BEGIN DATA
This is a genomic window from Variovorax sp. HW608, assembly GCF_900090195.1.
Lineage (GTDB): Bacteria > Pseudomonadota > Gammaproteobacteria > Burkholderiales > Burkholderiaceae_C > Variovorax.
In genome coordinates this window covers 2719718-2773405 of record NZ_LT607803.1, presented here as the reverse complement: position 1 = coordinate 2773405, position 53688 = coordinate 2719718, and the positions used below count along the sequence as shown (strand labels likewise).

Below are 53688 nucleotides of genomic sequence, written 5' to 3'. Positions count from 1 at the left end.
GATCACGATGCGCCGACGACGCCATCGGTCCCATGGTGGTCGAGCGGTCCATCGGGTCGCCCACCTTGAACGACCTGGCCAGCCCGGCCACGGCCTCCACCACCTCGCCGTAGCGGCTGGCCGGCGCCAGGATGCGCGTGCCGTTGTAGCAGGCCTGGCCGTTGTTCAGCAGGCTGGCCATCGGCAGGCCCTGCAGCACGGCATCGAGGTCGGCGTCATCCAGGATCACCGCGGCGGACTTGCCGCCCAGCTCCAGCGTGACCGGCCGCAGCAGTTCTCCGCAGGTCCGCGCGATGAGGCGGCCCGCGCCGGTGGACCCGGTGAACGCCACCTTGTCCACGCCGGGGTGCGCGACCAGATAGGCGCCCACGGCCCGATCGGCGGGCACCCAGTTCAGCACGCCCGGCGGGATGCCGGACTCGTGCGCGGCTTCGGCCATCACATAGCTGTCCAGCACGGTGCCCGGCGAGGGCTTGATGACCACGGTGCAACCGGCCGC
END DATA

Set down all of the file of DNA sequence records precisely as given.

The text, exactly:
This is a genomic window from Variovorax sp. HW608, assembly GCF_900090195.1.
Lineage (GTDB): Bacteria > Pseudomonadota > Gammaproteobacteria > Burkholderiales > Burkholderiaceae_C > Variovorax.
In genome coordinates this window covers 2719718-2773405 of record NZ_LT607803.1, presented here as the reverse complement: position 1 = coordinate 2773405, position 53688 = coordinate 2719718, and the positions used below count along the sequence as shown (strand labels likewise).

Below are 53688 nucleotides of genomic sequence, written 5' to 3'. Positions count from 1 at the left end.
GATCACGATGCGCCGACGACGCCATCGGTCCCATGGTGGTCGAGCGGTCCATCGGGTCGCCCACCTTGAACGACCTGGCCAGCCCGGCCACGGCCTCCACCACCTCGCCGTAGCGGCTGGCCGGCGCCAGGATGCGCGTGCCGTTGTAGCAGGCCTGGCCGTTGTTCAGCAGGCTGGCCATCGGCAGGCCCTGCAGCACGGCATCGAGGTCGGCGTCATCCAGGATCACCGCGGCGGACTTGCCGCCCAGCTCCAGCGTGACCGGCCGCAGCAGTTCTCCGCAGGTCCGCGCGATGAGGCGGCCCGCGCCGGTGGACCCGGTGAACGCCACCTTGTCCACGCCGGGGTGCGCGACCAGATAGGCGCCCACGGCCCGATCGGCGGGCACCCAGTTCAGCACGCCCGGCGGGATGCCGGACTCGTGCGCGGCTTCGGCCATCACATAGCTGTCCAGCACGGTGCCCGGCGAGGGCTTGATGACCACGGTGCAACCGGCCGC